The Kosher Gourmet by Steve Petusevsky Exploring ingredients as edible-stuffed containers (TWO RECIPES + TIPS & TECHINQUES)

Jewish World Review Nov. 10, 2010 / 3 Kislev, 5771

From Hawks and Doves to Owls and Vultures in Foreign Policy

By Tony Blankley




http://www.JewishWorldReview.com | Last weekend, Sen. Lindsey Graham, R-S.C., tried his hand at dissecting GOP foreign policy attitudes. I commend the senator for trying to come to grips with this vital question that is getting so little, if any, national discussion. As foreign events grow ever more threatening, the view of the now both culturally and congressionally dominant party -- the GOP -- becomes central to the range of political options that President Obama has, as a practical matter.

There are two factors to assess: 1) Is the pre-tea party GOP in the process of shifting significantly from its free trade, strong, assertive military posture that it has maintained for two generations and 2) do the new tea party members have a discernible position, and if so, what is it?

According to the Washington Post, Graham's position is that with the advent of the tea party members: "The Republican Party is going to have two wings…the isolationist wing and the wing led by (John) McCain, Graham and (Jeff) Sessions that says you'd better stay involved in the world because if you do disengage, you'll regret it."

The senator called lack of candidate debate on national security "stunning" and called on the electorate to "challenge" the newly elected lawmakers "early on" as to their views of the world. He then challenged the freshman lawmakers to go home and explain why no treaty with Russia is a good thing.

He concludes his assessment with a dark warning of what happens when the idea of isolationism during an economic downturn takes hold: "(R)eally bad people get a pass, because the United States starts looking inward."

I share Graham's macro fear of an isolationist America permitting Hitler-like characters to rise and roam the world. It has happened before and it can happen again.

But it is my sense that the senator is laying this danger excessively on the tea party members and movement. In fact, the trend away from a fully muscular, assertive, free trade GOP has been unfolding for years. And that trend has paralleled (or followed) the shifting attitudes of the base GOP electorate.

This is not to say that the GOP is isolationist. Rather, it is to suggest that the inartful and questionable military ventures of the U.S. in the last 50 years have driven both GOP members and voters to want to make a case-by-case assessment of what the U.S. role should be. Likewise, merely invoking principles of free trade no longer convince typical GOP voters that any trade deal is in our interest.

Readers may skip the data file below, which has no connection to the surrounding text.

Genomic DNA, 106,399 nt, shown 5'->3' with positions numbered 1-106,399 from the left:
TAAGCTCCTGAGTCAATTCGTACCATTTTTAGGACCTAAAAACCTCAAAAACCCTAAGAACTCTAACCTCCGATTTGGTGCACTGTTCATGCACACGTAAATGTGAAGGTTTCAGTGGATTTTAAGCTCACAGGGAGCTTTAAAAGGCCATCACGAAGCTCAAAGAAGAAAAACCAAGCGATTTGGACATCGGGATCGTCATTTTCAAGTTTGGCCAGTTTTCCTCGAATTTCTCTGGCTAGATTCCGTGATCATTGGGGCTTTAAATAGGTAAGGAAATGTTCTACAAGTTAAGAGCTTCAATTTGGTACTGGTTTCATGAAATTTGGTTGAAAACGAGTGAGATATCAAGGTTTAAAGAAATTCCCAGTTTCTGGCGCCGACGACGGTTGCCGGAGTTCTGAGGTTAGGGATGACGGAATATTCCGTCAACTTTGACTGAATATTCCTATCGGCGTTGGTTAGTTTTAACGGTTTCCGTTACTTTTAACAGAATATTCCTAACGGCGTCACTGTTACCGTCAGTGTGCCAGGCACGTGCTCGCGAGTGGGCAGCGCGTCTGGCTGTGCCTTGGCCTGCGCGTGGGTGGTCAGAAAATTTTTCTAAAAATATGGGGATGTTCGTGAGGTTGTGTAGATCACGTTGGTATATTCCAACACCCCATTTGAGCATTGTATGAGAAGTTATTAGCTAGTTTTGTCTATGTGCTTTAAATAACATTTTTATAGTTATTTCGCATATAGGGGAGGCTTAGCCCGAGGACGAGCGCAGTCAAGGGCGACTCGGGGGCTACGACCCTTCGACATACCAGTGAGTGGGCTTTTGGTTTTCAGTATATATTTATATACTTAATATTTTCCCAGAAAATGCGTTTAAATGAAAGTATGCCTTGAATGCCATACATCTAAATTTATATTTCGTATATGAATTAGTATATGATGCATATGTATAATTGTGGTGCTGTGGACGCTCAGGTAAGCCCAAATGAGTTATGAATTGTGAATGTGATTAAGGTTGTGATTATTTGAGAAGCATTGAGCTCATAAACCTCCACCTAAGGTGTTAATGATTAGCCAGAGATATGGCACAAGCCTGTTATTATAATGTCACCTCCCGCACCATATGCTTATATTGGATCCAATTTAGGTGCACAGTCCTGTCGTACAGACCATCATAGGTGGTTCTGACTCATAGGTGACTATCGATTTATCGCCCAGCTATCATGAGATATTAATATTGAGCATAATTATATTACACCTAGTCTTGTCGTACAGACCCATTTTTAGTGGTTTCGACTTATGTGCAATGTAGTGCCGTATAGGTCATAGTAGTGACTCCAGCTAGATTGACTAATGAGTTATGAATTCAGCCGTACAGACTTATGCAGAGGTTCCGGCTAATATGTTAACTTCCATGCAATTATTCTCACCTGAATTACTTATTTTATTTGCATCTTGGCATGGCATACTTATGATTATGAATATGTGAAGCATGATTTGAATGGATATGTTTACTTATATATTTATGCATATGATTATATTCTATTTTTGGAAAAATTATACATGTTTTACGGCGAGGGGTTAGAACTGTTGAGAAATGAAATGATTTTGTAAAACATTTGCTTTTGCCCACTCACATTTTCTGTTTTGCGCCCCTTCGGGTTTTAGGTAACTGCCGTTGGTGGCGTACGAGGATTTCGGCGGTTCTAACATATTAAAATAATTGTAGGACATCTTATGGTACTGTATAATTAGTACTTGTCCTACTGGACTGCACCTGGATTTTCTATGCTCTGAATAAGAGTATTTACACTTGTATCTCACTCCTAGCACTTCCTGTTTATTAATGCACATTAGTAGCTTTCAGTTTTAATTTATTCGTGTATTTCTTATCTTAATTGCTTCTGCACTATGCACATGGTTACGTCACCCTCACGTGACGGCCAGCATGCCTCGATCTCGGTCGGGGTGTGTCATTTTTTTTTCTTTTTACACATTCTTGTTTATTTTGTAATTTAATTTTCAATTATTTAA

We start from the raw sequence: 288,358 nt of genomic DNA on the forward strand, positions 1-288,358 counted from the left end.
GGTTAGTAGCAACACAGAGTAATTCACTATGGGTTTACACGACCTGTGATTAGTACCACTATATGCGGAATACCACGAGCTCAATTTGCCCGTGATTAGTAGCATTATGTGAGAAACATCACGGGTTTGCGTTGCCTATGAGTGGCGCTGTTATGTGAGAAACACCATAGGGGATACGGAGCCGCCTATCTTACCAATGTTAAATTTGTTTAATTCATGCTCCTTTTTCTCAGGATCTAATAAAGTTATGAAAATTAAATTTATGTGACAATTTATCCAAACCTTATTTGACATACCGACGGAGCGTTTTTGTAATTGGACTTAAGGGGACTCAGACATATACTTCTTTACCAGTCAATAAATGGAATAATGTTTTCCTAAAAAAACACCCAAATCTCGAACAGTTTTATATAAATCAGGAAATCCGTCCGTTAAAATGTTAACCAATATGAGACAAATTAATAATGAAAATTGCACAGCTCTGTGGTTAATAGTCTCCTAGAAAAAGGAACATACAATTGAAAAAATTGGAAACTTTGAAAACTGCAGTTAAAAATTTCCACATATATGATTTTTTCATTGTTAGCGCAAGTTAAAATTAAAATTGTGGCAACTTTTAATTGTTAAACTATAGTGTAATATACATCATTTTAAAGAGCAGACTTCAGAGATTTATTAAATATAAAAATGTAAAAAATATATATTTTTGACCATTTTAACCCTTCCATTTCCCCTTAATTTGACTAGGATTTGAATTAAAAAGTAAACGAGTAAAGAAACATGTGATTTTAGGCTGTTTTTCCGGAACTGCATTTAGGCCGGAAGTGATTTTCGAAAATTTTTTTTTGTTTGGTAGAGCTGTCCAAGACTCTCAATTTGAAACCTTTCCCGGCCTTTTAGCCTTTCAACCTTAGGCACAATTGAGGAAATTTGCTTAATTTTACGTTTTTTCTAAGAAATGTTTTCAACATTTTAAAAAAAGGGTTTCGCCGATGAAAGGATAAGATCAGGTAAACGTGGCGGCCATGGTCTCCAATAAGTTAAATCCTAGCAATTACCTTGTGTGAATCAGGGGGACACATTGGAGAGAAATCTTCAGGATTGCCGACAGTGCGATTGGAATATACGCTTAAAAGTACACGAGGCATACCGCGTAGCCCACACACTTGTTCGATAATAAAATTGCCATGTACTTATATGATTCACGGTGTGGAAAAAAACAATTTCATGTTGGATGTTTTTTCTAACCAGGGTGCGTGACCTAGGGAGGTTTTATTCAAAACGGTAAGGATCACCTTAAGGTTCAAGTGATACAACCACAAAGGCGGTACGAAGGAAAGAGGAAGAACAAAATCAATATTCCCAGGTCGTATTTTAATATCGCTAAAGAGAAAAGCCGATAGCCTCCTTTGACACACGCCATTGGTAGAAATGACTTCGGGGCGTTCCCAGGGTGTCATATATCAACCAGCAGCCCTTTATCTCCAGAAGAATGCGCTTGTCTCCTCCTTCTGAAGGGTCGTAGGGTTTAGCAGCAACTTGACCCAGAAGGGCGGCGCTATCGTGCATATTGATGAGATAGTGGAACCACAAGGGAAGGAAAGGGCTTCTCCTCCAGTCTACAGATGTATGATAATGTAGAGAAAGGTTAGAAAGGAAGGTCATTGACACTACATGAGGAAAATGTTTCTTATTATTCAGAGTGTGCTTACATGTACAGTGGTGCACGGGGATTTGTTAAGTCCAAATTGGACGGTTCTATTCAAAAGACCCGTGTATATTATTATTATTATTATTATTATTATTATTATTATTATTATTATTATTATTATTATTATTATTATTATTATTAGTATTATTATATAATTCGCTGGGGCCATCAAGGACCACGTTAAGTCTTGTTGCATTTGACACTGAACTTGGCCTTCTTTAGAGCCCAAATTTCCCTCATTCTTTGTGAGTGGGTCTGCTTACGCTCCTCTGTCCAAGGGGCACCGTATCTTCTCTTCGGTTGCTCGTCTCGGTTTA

We don't yet know how the tea party members are thinking on these issues. I went to several tea party meetings, moderated some discussions and talked with hundreds of attendees. The topic of foreign affairs rarely came up -- understandably, given the domestic economic crisis that torments the public. But, for what it is worth, my sense is that the tea party members are not dramatically different in their foreign policy attitudes that previous freshman classes have been.

There has always been a tendency for new, inexperienced candidates for federal office to be more focused on domestic issues initially -- because their voters are. But for GOP congressmen and senators, their fundamental values -- a powerful patriotism, a sense of right and wrong, and a practical understanding of human nature as capable of great evil -- tends over time to lead them to a firmer foreign and military policy posture than that held by liberal Democrats.

But my reason for writing this column is that, while I share the senator's concern, I fear that the worst way to gain the objective of infusing the new congressmen with an alert view of foreign danger is to call them names. The world is shifting, and the senator would do well to hold firm many multi-term congressmen. The way to win their support is to make the strongest objective argument in each individual case.

For instance, regarding the Start treaty with Russia, many of its skeptics are established neoconservatives who don't contest the objective, but seriously doubt the effectiveness of the details. To call such men and women isolationist is risible.

Reaganite foreign policy experts have always been much more skeptical of particular disarmament treaties. And with China rushing ahead on their nuclear program, we need to consider our stockpile requirements in the Chinese context as much as we do with the poorer Russian capabilities.

The clarity of Americans divided between hawks and doves is fading. We are entering the more ambiguous age of owls and vultures. Effective foreign policy arguments will take heed of these, perhaps unfortunate, developments.

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Tony Blankley is executive vice president of Edelman public relations in Washington. Comment by clicking here.

© 2010, Creators Syndicate